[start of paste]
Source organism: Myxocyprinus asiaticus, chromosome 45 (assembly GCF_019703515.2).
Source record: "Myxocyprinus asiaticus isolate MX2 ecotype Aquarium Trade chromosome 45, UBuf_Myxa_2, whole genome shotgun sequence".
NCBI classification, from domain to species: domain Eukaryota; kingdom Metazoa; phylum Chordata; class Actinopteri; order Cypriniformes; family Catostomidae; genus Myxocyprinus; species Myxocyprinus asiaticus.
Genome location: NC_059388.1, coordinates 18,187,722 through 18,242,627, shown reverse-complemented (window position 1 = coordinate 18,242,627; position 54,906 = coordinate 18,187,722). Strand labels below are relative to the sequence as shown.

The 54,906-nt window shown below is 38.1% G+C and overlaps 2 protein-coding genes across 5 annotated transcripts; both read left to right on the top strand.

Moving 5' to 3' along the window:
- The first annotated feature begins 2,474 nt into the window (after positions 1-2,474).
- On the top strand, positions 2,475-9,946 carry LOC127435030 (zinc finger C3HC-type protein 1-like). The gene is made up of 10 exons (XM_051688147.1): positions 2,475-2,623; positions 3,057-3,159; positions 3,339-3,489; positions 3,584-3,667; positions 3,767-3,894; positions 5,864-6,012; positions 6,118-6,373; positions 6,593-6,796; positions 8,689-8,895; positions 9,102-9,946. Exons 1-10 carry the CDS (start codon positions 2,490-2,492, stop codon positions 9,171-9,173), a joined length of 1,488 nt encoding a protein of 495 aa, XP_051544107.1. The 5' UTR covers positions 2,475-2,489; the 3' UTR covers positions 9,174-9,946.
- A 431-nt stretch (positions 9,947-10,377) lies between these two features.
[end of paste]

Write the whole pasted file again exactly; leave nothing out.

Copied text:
Source organism: Myxocyprinus asiaticus, chromosome 45 (assembly GCF_019703515.2).
Source record: "Myxocyprinus asiaticus isolate MX2 ecotype Aquarium Trade chromosome 45, UBuf_Myxa_2, whole genome shotgun sequence".
NCBI classification, from domain to species: domain Eukaryota; kingdom Metazoa; phylum Chordata; class Actinopteri; order Cypriniformes; family Catostomidae; genus Myxocyprinus; species Myxocyprinus asiaticus.
Genome location: NC_059388.1, coordinates 18,187,722 through 18,242,627, shown reverse-complemented (window position 1 = coordinate 18,242,627; position 54,906 = coordinate 18,187,722). Strand labels below are relative to the sequence as shown.

The 54,906-nt window shown below is 38.1% G+C and overlaps 2 protein-coding genes across 5 annotated transcripts; both read left to right on the top strand.

Moving 5' to 3' along the window:
- The first annotated feature begins 2,474 nt into the window (after positions 1-2,474).
- On the top strand, positions 2,475-9,946 carry LOC127435030 (zinc finger C3HC-type protein 1-like). The gene is made up of 10 exons (XM_051688147.1): positions 2,475-2,623; positions 3,057-3,159; positions 3,339-3,489; positions 3,584-3,667; positions 3,767-3,894; positions 5,864-6,012; positions 6,118-6,373; positions 6,593-6,796; positions 8,689-8,895; positions 9,102-9,946. Exons 1-10 carry the CDS (start codon positions 2,490-2,492, stop codon positions 9,171-9,173), a joined length of 1,488 nt encoding a protein of 495 aa, XP_051544107.1. The 5' UTR covers positions 2,475-2,489; the 3' UTR covers positions 9,174-9,946.
- A 431-nt stretch (positions 9,947-10,377) lies between these two features.